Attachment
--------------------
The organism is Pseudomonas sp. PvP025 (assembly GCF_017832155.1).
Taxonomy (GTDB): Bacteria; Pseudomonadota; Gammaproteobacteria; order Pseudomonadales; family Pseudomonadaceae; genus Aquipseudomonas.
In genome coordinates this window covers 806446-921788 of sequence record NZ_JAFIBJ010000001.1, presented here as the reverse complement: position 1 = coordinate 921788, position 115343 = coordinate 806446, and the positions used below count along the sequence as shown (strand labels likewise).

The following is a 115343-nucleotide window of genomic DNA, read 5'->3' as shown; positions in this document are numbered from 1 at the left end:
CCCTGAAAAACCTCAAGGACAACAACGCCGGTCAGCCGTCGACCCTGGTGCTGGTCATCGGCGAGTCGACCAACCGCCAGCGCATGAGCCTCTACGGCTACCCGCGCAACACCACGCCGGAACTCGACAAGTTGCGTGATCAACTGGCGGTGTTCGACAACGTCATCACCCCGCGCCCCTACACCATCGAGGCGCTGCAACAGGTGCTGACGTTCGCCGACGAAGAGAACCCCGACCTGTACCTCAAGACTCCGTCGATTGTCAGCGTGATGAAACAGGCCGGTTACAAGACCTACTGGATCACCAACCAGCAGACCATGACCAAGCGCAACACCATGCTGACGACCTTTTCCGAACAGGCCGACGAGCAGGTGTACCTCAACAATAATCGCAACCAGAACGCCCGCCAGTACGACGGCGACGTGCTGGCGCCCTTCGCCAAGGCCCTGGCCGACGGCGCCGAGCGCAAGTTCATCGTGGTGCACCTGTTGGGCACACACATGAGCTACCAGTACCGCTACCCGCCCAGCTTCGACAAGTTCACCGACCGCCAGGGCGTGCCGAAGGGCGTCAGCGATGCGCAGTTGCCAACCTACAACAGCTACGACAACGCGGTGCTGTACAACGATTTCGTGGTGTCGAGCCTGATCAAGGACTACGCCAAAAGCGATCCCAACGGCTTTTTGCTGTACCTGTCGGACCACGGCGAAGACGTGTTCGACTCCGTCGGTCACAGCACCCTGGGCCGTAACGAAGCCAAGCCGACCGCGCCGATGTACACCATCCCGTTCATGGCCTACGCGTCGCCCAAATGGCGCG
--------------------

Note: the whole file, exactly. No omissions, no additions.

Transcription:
The organism is Pseudomonas sp. PvP025 (assembly GCF_017832155.1).
Taxonomy (GTDB): Bacteria; Pseudomonadota; Gammaproteobacteria; order Pseudomonadales; family Pseudomonadaceae; genus Aquipseudomonas.
In genome coordinates this window covers 806446-921788 of sequence record NZ_JAFIBJ010000001.1, presented here as the reverse complement: position 1 = coordinate 921788, position 115343 = coordinate 806446, and the positions used below count along the sequence as shown (strand labels likewise).

The following is a 115343-nucleotide window of genomic DNA, read 5'->3' as shown; positions in this document are numbered from 1 at the left end:
CCCTGAAAAACCTCAAGGACAACAACGCCGGTCAGCCGTCGACCCTGGTGCTGGTCATCGGCGAGTCGACCAACCGCCAGCGCATGAGCCTCTACGGCTACCCGCGCAACACCACGCCGGAACTCGACAAGTTGCGTGATCAACTGGCGGTGTTCGACAACGTCATCACCCCGCGCCCCTACACCATCGAGGCGCTGCAACAGGTGCTGACGTTCGCCGACGAAGAGAACCCCGACCTGTACCTCAAGACTCCGTCGATTGTCAGCGTGATGAAACAGGCCGGTTACAAGACCTACTGGATCACCAACCAGCAGACCATGACCAAGCGCAACACCATGCTGACGACCTTTTCCGAACAGGCCGACGAGCAGGTGTACCTCAACAATAATCGCAACCAGAACGCCCGCCAGTACGACGGCGACGTGCTGGCGCCCTTCGCCAAGGCCCTGGCCGACGGCGCCGAGCGCAAGTTCATCGTGGTGCACCTGTTGGGCACACACATGAGCTACCAGTACCGCTACCCGCCCAGCTTCGACAAGTTCACCGACCGCCAGGGCGTGCCGAAGGGCGTCAGCGATGCGCAGTTGCCAACCTACAACAGCTACGACAACGCGGTGCTGTACAACGATTTCGTGGTGTCGAGCCTGATCAAGGACTACGCCAAAAGCGATCCCAACGGCTTTTTGCTGTACCTGTCGGACCACGGCGAAGACGTGTTCGACTCCGTCGGTCACAGCACCCTGGGCCGTAACGAAGCCAAGCCGACCGCGCCGATGTACACCATCCCGTTCATGGCCTACGCGTCGCCCAAATGGCGCG